Registration Dossier

Administrative data

Endpoint:
sub-chronic toxicity: oral
Type of information:
experimental study
Adequacy of study:
key study
Reliability:
2 (reliable with restrictions)
Rationale for reliability incl. deficiencies:
other: Cited experiment was summarized in the US National Library of Medicine's Hazardous Substances Data Bank; original study was not reviewed
Cross-reference
Reason / purpose:
reference to same study

Data source

Reference
Reference Type:
secondary source
Title:
Unnamed
Year:
2002
Report Date:
2002

Materials and methods

Principles of method if other than guideline:
No data provided
GLP compliance:
not specified
Limit test:
no

Test material

Reference
Name:
Unnamed
Type:
Constituent

Results and discussion

Target system / organ toxicity

Critical effects observed:
not specified

Any other information on results incl. tables

Immunotoxic effects of 2-bromopropane were investigated in male Sprague-Dawley rats. The rats were treated orally with 2-bromopropane at 100, 330 or 1000 mg/kg for 28 consecutive days. Four days before necropsy, the rats were immunized with sheep red blood cells. The body and thymus weights were significantly reduced by treatment with 2-bromopropane at the highest dose. In addition, the numbers of splenic and thymic cells were decreased by 2-bromopropane. In hematology, the numbers of white blood cells, red blood cells and platelets were significantly reduced. Among the serum clinical parameters, the levels of chloride ion were significantly increased by 2-bromopropane. The antibody response to sheep red blood cells was significantly suppressed at the highest dose. With immunized animals, immunophenotyping of splenic and thymic cells was performed to investigate the changes of the number of macrophages, B cells and T cells in the spleen and the number of CD4+ and CD8+ cells in the thymus. The numbers of most cell types were significantly decreased in the spleen when animals were treated with 2-bromopropane at 1000 mg/kg. Likewise, all cell types of thymus were significantly decreased by 2-bromopropane. The results suggest that 2-bromopropane may have an immunotoxic potential in male Sprague-Dawley rats when the rats are exposed for 28 days.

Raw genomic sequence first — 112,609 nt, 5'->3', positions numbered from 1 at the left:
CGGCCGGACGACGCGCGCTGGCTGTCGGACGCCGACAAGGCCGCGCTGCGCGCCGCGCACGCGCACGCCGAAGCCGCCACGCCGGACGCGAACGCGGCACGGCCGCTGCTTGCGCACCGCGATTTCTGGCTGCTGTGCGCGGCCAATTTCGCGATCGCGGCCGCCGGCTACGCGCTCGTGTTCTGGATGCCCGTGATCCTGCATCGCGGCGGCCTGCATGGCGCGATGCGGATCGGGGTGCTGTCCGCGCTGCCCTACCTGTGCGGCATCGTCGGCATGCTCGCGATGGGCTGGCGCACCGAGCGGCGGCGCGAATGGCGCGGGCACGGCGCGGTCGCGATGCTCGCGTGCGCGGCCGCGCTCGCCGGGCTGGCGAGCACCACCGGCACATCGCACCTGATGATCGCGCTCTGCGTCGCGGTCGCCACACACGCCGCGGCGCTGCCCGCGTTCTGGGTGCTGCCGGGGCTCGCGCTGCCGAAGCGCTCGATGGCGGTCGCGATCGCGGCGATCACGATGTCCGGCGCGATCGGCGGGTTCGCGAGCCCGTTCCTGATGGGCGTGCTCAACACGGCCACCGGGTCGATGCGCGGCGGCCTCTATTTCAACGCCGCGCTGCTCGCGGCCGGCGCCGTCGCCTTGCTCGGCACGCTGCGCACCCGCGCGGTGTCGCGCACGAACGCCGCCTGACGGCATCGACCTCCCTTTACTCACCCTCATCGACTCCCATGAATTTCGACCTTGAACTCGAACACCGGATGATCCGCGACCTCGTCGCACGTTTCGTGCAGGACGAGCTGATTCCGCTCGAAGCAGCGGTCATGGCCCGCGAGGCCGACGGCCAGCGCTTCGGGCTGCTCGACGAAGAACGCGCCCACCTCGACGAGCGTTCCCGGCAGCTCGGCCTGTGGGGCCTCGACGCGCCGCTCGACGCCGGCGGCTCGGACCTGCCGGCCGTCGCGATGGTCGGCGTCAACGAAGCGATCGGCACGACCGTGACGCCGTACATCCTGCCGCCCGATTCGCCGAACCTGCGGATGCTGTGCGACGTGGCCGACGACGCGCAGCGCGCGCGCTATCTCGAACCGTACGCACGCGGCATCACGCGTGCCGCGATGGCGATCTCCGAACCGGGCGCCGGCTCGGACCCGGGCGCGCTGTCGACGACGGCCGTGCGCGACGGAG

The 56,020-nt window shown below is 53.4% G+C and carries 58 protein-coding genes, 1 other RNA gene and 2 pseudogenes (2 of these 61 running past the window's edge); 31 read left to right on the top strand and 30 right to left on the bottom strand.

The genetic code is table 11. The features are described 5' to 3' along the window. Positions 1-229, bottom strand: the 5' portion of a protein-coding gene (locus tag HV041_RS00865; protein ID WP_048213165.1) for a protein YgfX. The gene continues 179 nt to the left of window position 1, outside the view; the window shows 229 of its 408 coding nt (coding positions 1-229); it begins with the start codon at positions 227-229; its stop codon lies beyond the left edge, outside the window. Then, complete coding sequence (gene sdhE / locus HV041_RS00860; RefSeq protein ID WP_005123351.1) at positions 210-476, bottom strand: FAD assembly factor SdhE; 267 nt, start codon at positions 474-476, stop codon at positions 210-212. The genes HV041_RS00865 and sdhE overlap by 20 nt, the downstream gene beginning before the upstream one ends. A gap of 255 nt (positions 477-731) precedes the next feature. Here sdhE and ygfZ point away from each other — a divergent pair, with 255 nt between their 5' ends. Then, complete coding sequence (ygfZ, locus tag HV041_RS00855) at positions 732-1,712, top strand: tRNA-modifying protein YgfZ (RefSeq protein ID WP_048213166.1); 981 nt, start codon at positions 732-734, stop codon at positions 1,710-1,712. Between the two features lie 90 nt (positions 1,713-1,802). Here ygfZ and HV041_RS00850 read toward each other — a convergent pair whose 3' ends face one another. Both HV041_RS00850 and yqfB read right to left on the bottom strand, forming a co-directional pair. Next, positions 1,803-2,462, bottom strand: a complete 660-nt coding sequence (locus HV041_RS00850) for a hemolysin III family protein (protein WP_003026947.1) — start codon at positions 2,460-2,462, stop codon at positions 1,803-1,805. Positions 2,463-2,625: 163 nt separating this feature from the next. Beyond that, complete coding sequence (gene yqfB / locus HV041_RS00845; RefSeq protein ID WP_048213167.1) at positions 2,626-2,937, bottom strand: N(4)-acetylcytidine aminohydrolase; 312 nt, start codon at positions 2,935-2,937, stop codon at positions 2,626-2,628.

Applicant's summary and conclusion

Conclusions:
In this 28-day repeated dose key study, the 1,000 mg/kg ingested dose exposure group showed immunotoxicity to cells in male rat spleen and thymus.